Reviewer: Josy Paul
Josy Paul is chairman and chief creative officer at BBDO India. He has worked on the BlackBerry Action Starts Here ad campaign, as well as commercials for PepsiCo’s 7UP and insurance company Aviva, among others.
Publicis India Communications’ commercial for the World Gold Council and Reliance Money’s My Gold Plan, under which customers can accumulate physical gold by investing a minimum of Rs.1,000 per month, is aimed at communicating the idea that buying gold is easier than before. Through a montage of characters, the ad shows that the growing middle class is looking for accessibility to gold—a husband-wife duo return home on a two-wheeler with the day’s shopping, including jewellery and vegetables; a man, wearing a gold chain, is shown washing an old Ambassador car; women take out the money they have saved in rice tins and cupboards to invest in gold; and a woman is shown buying a Reliance My Gold Plan. Tag line: Reliance My Gold Plan. Sona, ab rozana (Gold, now every day).
Your first thoughts on the ad.
I like the film, it’s different. It stands out because it comes from another time. A time when things were less hurried, and beauty was in the simplicity of small savings and secret longings. The voice, the delivery and the mood of the film take you faraway. There’s a wistful nostalgic feeling about it.
What would you have done differently?
I would not change a thing. The film is well-crafted in terms of tone, characters, minimal performance, edit, music and quality of voice. There’s purity in execution, which is rare these days.
All jewellery ads tend to use a known face—usually an actor. Is this one taking a risk by not doing that?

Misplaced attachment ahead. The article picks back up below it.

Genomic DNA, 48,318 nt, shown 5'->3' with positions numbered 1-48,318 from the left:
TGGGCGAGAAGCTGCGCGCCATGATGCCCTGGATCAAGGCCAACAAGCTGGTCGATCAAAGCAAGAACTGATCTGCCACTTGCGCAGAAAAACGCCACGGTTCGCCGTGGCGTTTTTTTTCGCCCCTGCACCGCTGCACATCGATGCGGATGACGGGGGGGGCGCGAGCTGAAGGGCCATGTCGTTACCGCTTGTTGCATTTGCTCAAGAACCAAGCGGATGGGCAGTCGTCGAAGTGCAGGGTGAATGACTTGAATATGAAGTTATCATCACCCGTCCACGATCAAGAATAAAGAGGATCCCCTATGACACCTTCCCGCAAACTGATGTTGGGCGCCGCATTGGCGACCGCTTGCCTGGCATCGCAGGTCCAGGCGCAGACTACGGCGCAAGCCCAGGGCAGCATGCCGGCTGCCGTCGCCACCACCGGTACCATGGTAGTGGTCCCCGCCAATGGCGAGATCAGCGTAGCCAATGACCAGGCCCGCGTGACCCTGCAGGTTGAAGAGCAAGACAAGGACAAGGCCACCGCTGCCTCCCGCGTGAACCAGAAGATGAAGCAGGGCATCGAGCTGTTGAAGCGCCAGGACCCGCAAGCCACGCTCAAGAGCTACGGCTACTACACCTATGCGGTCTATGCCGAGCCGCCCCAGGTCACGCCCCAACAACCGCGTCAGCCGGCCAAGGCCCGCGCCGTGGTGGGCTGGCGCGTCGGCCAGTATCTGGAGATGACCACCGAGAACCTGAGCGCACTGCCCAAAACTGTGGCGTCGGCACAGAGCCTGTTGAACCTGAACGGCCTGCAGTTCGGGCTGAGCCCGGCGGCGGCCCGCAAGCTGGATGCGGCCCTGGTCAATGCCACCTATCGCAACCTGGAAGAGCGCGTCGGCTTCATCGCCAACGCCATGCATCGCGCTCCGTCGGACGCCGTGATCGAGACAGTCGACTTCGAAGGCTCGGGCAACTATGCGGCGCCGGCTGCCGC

The film breaks the clutter. The idea is in the overall tone. It’s not about an actress or celebrity. Nostalgia is the celebrity in this film. It’s a gentle breeze of an ad that is in complete contrast to the onslaught of noisy ads that shout like desperate salesmen. There’s no risk here. People love to listen to people who have something important to say.
The voice-over is important in conveying the emotion of the product. But do people pay attention to the words these days?
India lives in her dialogues and her poetry and song. People hang on to words. People listen if it touches them, if it connects with them, if it gives their life a little more meaning. Or reminds them of good times. Nostalgia is one of the most underutilized weapons in mass communication. It gives the present a nice place to hide.
Is the ad completely clear on what the product is all about?
The tone and style of the film is new for the “gold jewellery” category. It’s a long-forgotten tone. At first, you are not quite sure if it’s talking to you. But then the product promise slips in, and it all makes sense. The film tells you that gold isn’t so unreachable.